If you save and reload the web page, you’ll see the changes.

Adding links for either images in an img folder or JavaScript in a js folder would look as follows:

<img src="{% static 'img/path_to_img' %}">
<script src="{% static 'js/base.js' }"></script>


The local Django server will serve static files but a production server such as Gunicorn or uWSGI will not.

Therefore, Django comes with the built-in collecstatic command that compiles all static files into a single directory suitable for deployment into production.

The STATIC_ROOT configuration sets the absolute location of these collected files, typically called staticfiles.

The final piece is STATICFILES_STORAGE, which is the file storage engine used when collecting static files with the collecstatic command. By default, it is implicitly set to

The end result is that there are four configurations required for static files and the python collectstatic command must be run each time there is a change to re-compile all the static assets into a single directory.

Update your file as follows:

STATIC_URL = '/static/'
STATICFILES_DIRS = (str(BASE_DIR.joinpath('static')),) # new
STATIC_ROOT = = str(BASE_DIR.joinpath('staticfiles')) # new

Then run the command python collectstatic.

A new staticfiles directory will be created which has folders for admin (the built-in admin has its own static files), staticfiles.json, and whatever directories are in your static folder.

If you now add a new static file to static, it will be available for local usage.

It is only for production where the file won’t be present, unless you run python collectstatic each and every time.

For this reason, running collectstatic is typically added to deployment pipelines and is done by default on Heroku.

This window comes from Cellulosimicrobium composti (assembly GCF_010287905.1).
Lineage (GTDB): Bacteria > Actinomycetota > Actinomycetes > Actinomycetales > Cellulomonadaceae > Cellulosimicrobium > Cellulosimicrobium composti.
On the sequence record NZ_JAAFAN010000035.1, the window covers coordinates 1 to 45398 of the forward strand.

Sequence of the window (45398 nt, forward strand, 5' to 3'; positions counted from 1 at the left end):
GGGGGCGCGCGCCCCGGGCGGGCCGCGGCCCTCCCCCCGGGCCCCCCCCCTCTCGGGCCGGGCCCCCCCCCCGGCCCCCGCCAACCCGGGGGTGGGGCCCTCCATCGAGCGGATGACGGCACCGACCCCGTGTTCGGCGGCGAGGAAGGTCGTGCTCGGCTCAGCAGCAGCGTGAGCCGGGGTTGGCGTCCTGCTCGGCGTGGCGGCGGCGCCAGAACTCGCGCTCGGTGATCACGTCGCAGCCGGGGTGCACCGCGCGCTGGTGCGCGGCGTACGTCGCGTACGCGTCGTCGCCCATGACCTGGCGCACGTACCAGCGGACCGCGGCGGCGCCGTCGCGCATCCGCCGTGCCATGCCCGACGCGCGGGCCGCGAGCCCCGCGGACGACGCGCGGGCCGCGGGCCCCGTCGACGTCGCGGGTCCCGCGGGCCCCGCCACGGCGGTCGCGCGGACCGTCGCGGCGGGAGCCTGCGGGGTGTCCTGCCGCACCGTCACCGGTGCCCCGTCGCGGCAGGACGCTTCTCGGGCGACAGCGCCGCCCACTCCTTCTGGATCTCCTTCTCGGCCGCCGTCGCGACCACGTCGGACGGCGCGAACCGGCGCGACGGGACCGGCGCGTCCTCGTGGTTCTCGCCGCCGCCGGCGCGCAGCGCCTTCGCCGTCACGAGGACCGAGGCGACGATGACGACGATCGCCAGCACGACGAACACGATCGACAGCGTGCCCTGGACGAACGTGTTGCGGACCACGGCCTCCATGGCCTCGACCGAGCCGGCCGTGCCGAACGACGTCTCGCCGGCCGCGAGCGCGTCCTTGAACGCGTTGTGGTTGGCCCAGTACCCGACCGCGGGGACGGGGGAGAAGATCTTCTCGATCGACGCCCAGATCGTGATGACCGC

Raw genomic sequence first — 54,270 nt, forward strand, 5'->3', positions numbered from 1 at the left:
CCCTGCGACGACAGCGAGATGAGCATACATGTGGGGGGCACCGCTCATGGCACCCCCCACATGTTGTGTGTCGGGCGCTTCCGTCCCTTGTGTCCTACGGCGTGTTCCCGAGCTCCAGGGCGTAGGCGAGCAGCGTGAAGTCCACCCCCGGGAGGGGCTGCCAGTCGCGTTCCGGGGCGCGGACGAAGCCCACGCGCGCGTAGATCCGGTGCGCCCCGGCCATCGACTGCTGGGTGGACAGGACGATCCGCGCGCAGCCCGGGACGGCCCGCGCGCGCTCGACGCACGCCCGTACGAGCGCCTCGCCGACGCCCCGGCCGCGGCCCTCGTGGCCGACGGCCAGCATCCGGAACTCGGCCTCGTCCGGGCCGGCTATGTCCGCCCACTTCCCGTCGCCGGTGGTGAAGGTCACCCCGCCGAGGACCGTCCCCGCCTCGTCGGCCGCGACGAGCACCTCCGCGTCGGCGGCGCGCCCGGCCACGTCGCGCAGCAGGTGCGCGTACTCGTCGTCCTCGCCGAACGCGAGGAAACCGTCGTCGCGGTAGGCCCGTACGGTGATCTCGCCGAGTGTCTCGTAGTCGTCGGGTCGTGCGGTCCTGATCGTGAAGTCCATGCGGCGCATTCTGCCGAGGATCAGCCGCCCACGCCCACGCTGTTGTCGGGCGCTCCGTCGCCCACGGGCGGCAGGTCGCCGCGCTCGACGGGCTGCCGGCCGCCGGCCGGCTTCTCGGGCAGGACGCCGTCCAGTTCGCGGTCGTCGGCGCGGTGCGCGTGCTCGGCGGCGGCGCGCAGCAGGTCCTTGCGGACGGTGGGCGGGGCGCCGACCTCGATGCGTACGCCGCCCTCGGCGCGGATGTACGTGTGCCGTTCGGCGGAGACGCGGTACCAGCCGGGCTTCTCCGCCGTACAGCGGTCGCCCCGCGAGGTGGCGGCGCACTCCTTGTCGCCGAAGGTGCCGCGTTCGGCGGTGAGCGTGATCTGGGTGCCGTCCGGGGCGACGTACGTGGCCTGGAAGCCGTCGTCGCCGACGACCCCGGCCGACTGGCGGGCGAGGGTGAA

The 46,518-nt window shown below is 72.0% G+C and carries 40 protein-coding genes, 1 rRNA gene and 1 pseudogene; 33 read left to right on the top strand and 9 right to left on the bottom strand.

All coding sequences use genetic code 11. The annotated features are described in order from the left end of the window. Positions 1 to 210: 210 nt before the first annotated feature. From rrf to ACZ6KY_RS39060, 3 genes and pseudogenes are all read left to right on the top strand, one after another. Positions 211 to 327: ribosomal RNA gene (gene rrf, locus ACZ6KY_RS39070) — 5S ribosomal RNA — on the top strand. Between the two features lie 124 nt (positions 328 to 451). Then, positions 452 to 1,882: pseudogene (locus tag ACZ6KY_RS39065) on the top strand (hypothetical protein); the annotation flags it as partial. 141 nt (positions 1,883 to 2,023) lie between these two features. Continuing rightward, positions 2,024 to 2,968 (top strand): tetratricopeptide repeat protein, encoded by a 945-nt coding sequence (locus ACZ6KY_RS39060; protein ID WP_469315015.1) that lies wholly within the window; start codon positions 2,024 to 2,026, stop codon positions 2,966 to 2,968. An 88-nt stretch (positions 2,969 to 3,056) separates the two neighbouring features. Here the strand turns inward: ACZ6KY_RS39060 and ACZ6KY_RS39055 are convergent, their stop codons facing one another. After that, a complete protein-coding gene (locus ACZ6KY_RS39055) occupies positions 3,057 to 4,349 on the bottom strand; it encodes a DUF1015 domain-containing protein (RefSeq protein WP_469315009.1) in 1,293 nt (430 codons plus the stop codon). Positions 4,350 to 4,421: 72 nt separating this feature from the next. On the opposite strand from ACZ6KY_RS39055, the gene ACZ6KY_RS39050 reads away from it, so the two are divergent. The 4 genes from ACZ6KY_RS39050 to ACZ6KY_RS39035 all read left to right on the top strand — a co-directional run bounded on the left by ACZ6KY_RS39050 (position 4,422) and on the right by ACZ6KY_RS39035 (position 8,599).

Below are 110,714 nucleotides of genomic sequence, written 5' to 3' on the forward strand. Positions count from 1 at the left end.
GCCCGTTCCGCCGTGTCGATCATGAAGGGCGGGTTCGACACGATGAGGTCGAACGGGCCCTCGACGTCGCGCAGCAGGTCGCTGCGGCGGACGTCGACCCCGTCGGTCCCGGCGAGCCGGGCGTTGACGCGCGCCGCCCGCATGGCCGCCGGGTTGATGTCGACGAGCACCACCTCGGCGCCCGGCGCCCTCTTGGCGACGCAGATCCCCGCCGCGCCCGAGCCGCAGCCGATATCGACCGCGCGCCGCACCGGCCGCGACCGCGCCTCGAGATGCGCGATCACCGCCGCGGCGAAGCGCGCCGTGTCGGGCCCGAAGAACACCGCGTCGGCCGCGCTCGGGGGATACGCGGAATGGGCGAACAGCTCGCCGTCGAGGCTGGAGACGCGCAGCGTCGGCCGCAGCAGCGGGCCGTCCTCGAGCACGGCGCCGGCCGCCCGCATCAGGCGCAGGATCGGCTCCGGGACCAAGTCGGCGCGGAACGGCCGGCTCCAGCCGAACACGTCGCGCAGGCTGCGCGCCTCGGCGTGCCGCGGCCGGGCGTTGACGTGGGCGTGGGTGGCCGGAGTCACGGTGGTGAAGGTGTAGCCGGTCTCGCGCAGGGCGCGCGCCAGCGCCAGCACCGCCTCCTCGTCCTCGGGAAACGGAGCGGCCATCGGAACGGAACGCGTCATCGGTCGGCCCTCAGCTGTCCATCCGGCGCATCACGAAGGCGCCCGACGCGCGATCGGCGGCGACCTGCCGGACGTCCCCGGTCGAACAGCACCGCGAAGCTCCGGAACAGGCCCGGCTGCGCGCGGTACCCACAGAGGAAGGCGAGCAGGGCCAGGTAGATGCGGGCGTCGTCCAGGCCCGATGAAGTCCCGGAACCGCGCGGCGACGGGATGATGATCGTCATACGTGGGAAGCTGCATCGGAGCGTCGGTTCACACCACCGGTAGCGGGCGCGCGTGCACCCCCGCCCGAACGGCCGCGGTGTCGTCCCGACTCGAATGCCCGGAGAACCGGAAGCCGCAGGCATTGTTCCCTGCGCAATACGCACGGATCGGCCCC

As a brief recap:

  • STATIC_URL is the URL location of static files located in STATIC_ROOT

  • STATICFILES_DIRS tells Django where to look for static files in a Django project, such as a top-level static folder

  • STATIC_ROOT is the folder location of static files when collecstatic is run

  • STATICFILES_STORAGE is the file storage engine used when collecting static files with the collecstatic command.


Even though we’ve configured our Django project to collect static files properly, there’s one more step involved which is not included in the official Django docs.

That is the configuration of WhiteNoise to serve the static files in production.

The first step is to install the latest version of the package:

(env) $ pipenv install whitenoise==5.1.0

Then in the file make three changes:

  • add whitenoise to the INSTALLED_APPS above the built-in staticfiles app

  • under MIDDLEWARE, add a new WhiteNoiseMiddleware on the third line change STATICFILES_STORAGE to use WhiteNoise.

It should look like the following:

    'whitenoise.runserver_nostatic', # new

    'whitenoise.middleware.WhiteNoiseMiddleware', # new


STATIC_URL = '/static/'
STATICFILES_DIRS = (str(BASE_DIR.joinpath('static')),)
STATIC_ROOT = str(BASE_DIR.joinpath('staticfiles'))